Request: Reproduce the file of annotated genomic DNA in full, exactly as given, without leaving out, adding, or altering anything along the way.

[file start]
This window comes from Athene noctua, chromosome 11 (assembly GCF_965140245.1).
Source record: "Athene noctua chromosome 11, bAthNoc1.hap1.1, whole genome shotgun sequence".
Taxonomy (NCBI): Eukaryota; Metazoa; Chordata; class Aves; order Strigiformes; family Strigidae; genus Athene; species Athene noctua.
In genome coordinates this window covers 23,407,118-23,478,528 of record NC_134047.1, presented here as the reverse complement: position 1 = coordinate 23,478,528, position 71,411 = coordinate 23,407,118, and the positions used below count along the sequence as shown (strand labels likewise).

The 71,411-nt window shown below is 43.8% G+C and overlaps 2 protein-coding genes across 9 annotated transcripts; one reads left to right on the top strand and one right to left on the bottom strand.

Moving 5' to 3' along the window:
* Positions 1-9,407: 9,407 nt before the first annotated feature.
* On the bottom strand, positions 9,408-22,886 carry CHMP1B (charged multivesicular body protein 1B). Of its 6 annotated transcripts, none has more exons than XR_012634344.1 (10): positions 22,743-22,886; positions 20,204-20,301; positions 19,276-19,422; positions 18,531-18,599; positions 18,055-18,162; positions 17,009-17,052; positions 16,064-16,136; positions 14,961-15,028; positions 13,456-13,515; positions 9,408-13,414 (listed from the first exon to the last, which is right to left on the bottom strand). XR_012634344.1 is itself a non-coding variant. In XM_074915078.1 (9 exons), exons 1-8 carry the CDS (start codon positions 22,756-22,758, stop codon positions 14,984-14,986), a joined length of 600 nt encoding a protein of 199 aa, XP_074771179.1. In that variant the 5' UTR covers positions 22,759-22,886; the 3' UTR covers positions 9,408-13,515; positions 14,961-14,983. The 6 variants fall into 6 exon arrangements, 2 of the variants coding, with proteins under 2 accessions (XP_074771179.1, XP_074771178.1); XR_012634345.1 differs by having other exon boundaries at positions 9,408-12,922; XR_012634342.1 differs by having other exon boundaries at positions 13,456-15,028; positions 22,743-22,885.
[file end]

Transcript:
This window comes from Athene noctua, chromosome 11 (assembly GCF_965140245.1).
Source record: "Athene noctua chromosome 11, bAthNoc1.hap1.1, whole genome shotgun sequence".
Taxonomy (NCBI): Eukaryota; Metazoa; Chordata; class Aves; order Strigiformes; family Strigidae; genus Athene; species Athene noctua.
In genome coordinates this window covers 23,407,118-23,478,528 of record NC_134047.1, presented here as the reverse complement: position 1 = coordinate 23,478,528, position 71,411 = coordinate 23,407,118, and the positions used below count along the sequence as shown (strand labels likewise).

The 71,411-nt window shown below is 43.8% G+C and overlaps 2 protein-coding genes across 9 annotated transcripts; one reads left to right on the top strand and one right to left on the bottom strand.

Moving 5' to 3' along the window:
* Positions 1-9,407: 9,407 nt before the first annotated feature.
* On the bottom strand, positions 9,408-22,886 carry CHMP1B (charged multivesicular body protein 1B). Of its 6 annotated transcripts, none has more exons than XR_012634344.1 (10): positions 22,743-22,886; positions 20,204-20,301; positions 19,276-19,422; positions 18,531-18,599; positions 18,055-18,162; positions 17,009-17,052; positions 16,064-16,136; positions 14,961-15,028; positions 13,456-13,515; positions 9,408-13,414 (listed from the first exon to the last, which is right to left on the bottom strand). XR_012634344.1 is itself a non-coding variant. In XM_074915078.1 (9 exons), exons 1-8 carry the CDS (start codon positions 22,756-22,758, stop codon positions 14,984-14,986), a joined length of 600 nt encoding a protein of 199 aa, XP_074771179.1. In that variant the 5' UTR covers positions 22,759-22,886; the 3' UTR covers positions 9,408-13,515; positions 14,961-14,983. The 6 variants fall into 6 exon arrangements, 2 of the variants coding, with proteins under 2 accessions (XP_074771179.1, XP_074771178.1); XR_012634345.1 differs by having other exon boundaries at positions 9,408-12,922; XR_012634342.1 differs by having other exon boundaries at positions 13,456-15,028; positions 22,743-22,885.